Although faced with a seemingly impossible task of making last minute changes, the group made it happen. They understand our process, as well as our client’s goals. They know how to leverage their expertise and our systems – and successfully developed a plan of attack. They are a great group of people and I’m honored to be able to work with them.

Ideally, the people leading your customer strategies would be a group of customer advocates who balance the tasks of executing customer feedback programs and acting on customer information in a way that generates results.

Your team might include those who….

·         Believe in the value of being customer focused

·         Encourage others to act on customer information

·         Articulate the business impact of efforts

·         Are committed to the success of your customer strategy initiative

Are the right people on your team?   

Kitty Radcliff
Vice President


Growth – when is it NOT a part of our lives?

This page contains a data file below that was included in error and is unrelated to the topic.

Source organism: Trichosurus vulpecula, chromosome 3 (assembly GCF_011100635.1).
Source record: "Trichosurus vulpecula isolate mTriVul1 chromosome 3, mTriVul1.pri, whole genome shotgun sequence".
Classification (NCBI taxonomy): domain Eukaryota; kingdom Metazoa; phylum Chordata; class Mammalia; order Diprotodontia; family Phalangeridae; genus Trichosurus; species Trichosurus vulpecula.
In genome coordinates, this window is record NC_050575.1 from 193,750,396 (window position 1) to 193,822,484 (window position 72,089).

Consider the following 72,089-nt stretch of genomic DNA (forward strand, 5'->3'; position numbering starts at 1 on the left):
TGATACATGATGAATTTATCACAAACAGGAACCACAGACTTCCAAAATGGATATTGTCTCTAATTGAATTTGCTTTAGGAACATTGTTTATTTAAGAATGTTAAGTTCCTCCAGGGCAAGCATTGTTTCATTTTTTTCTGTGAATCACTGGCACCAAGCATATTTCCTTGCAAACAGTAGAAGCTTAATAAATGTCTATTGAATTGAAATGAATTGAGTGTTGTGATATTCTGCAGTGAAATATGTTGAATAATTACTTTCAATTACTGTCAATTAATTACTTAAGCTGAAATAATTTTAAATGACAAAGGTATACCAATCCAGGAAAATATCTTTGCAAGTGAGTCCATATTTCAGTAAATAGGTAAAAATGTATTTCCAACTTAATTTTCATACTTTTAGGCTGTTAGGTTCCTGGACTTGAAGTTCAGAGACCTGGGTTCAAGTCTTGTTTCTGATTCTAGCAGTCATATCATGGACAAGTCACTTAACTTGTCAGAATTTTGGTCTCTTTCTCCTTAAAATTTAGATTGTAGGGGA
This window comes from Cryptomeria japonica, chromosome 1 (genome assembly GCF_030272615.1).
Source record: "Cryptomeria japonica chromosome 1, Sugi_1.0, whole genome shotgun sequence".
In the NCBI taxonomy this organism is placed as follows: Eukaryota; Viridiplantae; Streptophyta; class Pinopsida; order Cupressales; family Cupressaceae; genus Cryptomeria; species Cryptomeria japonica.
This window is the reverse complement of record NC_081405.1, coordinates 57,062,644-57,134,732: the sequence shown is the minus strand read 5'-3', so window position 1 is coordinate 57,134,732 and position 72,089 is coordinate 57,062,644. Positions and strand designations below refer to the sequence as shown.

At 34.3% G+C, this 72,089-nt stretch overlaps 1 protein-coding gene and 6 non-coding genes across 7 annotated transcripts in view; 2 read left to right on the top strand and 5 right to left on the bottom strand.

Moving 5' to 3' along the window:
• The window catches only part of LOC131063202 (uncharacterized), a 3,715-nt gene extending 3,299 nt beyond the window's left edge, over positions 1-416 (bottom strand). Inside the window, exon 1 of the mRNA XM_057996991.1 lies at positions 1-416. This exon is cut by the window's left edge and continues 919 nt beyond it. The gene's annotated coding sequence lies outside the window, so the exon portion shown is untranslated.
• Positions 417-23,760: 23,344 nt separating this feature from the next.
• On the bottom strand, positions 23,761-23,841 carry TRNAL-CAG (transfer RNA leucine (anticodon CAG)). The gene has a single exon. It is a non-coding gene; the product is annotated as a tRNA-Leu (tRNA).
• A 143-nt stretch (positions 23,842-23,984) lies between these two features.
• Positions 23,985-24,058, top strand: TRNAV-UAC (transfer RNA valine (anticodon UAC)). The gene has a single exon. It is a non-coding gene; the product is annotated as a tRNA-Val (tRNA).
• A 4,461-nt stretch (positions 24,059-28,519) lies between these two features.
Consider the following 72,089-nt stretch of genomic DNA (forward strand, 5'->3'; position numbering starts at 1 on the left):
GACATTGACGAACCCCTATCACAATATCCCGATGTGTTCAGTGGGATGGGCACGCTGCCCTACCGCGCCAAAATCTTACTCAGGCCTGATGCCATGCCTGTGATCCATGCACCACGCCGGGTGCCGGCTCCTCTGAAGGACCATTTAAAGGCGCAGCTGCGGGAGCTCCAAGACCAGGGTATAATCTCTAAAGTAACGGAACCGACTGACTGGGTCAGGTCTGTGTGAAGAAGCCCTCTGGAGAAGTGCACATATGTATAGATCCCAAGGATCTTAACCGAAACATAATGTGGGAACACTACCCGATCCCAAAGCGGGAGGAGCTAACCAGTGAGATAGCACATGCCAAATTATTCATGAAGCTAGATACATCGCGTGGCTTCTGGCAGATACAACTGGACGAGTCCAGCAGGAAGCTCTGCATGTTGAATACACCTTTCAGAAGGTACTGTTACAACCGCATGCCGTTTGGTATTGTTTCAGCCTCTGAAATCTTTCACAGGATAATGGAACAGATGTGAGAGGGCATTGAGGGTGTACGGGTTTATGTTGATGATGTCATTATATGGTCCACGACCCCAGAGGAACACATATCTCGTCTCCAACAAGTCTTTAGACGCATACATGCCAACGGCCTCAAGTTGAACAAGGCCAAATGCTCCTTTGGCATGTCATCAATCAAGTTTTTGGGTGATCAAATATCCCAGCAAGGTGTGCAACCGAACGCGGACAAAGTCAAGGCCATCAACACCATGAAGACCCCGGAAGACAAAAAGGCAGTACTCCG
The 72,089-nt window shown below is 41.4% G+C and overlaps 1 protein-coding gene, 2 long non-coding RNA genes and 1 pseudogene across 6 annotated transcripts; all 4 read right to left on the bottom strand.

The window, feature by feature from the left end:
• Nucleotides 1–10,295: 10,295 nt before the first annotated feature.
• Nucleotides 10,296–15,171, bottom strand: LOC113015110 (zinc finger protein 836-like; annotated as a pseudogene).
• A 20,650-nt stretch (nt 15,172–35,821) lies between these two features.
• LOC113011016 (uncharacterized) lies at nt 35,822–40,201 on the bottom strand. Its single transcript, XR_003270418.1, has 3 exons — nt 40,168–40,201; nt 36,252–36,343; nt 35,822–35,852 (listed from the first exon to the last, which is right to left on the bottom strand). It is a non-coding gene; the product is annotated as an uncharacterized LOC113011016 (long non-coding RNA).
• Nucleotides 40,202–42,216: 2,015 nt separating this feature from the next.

Growth – it is something that encompasses our world the minute we enter it. We are born weighing so many pounds and so many inches in length and our ability to grow or not grow becomes a topic of conversation from that point forward, or at least for the next several years. We are constantly measured in these areas, compared to “norms and averages,” we are even judged by what percentile we are in related to both height and weight, for example, my son is 4 years old and in the 100 percentile in height. This is a great stat related to his growth, but I’m only 5’10” so I guess I will be looking up to him in the near future, literally. I’m slightly perplexed by that idea but that’s for another day. Maybe that means he is “best-in-class.”